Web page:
The FCC says the study has cost $500,000 thus far.

* * *

How would a study of "Critical Information Needs" help the FCC's efforts to encourage ownership diversity in media? If there's a good answer, I haven't found it. As best I can tell, the FCC's explanation doesn't make any sense. But say, for the sake of argument, that the study isn't nefarious either: that it does not threaten the First Amendment or portend future government meddling in the news media.

Is it a multimillion dollar investment well spent? I decided to read the methodology to make a more informed judgment. And from what I see, this is a colossal waste of time and money. If the report goes forward, I hope it proves me wrong. That's always possible. But here's why I'm dubious:

  • The project's list of what constitutes "Critical Information Needs" is arbitrary, as it would have to be. The items include "information about emergencies and risks; health and welfare; education; transportation; economic opportunities; the environment; civic information; and political information." (Plus, while some information about health or politics is critical, other information on those subjects is far from it. How to distinguish?)
  • Studying the content of media outlets on a random sampling of days is unlikely to yield an understanding of how those outlets convey information in an emergency, which is unusual by definition and often singular. In fact, even if a true emergency were to occur during the sampled period, what's to say a newspaper that covers wildfires well would also excel after a dirty bomb?
  • The project encompasses all sorts of things that are peripheral at best to the FCC's mandate and role, most obviously, media over which it has no oversight, like newspapers and websites.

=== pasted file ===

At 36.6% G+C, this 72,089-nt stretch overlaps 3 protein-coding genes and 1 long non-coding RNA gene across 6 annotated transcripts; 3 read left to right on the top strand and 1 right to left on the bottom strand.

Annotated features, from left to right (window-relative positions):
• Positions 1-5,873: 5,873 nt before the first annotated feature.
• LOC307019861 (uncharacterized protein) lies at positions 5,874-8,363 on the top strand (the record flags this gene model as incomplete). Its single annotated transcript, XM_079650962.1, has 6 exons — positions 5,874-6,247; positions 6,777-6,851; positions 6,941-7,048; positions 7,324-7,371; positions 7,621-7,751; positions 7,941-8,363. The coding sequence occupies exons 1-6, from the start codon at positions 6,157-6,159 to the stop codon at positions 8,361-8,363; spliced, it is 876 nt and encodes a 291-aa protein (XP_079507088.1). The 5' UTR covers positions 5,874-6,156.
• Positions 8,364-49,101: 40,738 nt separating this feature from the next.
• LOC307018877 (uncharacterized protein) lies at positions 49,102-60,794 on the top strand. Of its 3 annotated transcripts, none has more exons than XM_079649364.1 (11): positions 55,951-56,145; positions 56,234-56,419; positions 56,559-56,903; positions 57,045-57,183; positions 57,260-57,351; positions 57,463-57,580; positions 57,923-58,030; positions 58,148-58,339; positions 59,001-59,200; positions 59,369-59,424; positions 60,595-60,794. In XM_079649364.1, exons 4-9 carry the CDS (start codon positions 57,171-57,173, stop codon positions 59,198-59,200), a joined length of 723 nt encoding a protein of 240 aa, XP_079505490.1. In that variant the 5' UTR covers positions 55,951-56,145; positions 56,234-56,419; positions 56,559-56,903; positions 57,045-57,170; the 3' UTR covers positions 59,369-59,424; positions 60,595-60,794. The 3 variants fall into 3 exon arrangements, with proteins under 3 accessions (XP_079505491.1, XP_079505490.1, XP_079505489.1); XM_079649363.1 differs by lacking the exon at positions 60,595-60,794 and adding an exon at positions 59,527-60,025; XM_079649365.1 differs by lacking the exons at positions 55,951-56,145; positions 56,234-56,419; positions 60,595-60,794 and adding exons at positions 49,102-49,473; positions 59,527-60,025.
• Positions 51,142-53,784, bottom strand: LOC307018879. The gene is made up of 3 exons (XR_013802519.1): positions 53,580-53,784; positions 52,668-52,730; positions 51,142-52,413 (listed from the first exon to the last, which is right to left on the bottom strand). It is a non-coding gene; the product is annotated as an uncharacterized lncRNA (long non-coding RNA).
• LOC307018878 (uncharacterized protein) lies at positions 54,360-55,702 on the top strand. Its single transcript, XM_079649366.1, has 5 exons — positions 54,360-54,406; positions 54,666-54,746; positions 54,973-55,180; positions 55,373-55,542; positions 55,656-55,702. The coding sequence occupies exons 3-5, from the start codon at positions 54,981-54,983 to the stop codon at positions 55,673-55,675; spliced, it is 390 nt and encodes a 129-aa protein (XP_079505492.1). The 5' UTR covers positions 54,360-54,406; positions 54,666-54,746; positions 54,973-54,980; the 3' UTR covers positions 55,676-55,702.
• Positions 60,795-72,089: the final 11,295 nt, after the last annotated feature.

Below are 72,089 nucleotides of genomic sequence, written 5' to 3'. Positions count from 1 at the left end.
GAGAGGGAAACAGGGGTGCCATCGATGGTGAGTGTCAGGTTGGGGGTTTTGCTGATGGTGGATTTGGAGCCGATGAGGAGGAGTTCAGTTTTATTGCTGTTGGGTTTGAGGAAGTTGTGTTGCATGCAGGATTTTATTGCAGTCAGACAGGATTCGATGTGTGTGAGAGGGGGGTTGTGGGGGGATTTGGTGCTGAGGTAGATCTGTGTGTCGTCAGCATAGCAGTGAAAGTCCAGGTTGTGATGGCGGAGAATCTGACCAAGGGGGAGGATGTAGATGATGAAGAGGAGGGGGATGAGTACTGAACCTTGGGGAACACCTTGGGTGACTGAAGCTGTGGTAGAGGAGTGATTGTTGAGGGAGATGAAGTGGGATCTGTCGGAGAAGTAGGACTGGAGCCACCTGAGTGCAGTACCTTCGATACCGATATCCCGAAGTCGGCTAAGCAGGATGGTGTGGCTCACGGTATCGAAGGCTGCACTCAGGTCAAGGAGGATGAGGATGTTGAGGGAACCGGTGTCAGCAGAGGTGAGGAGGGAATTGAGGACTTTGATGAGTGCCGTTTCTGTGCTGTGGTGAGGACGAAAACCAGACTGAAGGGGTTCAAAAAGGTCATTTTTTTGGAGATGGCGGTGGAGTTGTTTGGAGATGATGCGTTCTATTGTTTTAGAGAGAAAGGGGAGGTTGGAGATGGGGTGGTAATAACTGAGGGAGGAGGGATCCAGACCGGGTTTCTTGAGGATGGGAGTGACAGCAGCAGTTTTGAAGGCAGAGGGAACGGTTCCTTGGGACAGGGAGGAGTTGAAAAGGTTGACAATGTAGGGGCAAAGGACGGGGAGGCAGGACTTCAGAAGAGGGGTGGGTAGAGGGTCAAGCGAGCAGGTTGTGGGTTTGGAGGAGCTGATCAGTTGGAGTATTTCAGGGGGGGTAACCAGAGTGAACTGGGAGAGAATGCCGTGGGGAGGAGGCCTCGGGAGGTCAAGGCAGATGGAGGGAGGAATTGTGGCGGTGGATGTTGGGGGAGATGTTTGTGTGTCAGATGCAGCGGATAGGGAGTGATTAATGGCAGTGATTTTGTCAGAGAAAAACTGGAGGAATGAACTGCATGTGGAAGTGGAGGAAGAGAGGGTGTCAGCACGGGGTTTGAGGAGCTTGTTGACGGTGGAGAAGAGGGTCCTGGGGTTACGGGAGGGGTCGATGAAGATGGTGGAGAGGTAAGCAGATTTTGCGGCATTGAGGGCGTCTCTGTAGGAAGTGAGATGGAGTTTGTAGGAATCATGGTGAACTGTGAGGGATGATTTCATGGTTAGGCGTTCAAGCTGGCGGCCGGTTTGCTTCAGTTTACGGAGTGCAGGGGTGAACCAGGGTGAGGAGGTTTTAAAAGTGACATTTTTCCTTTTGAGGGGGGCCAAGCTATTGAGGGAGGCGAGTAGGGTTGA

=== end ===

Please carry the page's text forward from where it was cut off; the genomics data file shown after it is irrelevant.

• Insofar as Americans are lacking "critical information," their education level, socialization, and access to digital media are all far more important factors than the philosophy and performance of media outlets that happen to be in proximity to them. 
  • A government agency is an inherently biased assessor of whether the civic and political information citizens are getting is critical or not, as the Edward Snowden leaks vividly demonstrate. 
  • If Atlanta residents have inadequate information about their local school system, or Tagalog speakers in Los Angeles have insufficient media resources in their native language, what is the FCC possibly going to do about it? And what if New Yorkers weren't, in the FCC's estimation, getting good civic information? Any useful solution would be a problematically coercive government intrusion into press freedom.

Then there are the three "study objectives" listed:

The objectives of the study are to help FCC answer the following questions:

• How does this study inform the acquisition and/or barriers to CINs in American communities?
• What barriers to entry exist in the FCC regulated markets and to what extent do those barriers to entry have a negative impact?
• Do the tools/templates demonstrate a high degree of internal validity? Do the tools/templates demonstrate a high degree of reliability across diverse target markets?

If I'm reading that correctly, two of the study's three objectives involve gleaning information about the value/quality of the study itself! As for figuring out what barriers to entry exist in FCC-regulated markets, is the most efficient way to do that really undertaking a year-long analysis of editorial content across multiple platforms? Overall, it's hard to imagine this is the best use of scarce public resources.

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Conor Friedersdorf is a staff writer at The Atlantic, where he focuses on politics and national affairs. He lives in Venice, California, and is the founding editor of The Best of Journalism, a newsletter devoted to exceptional nonfiction.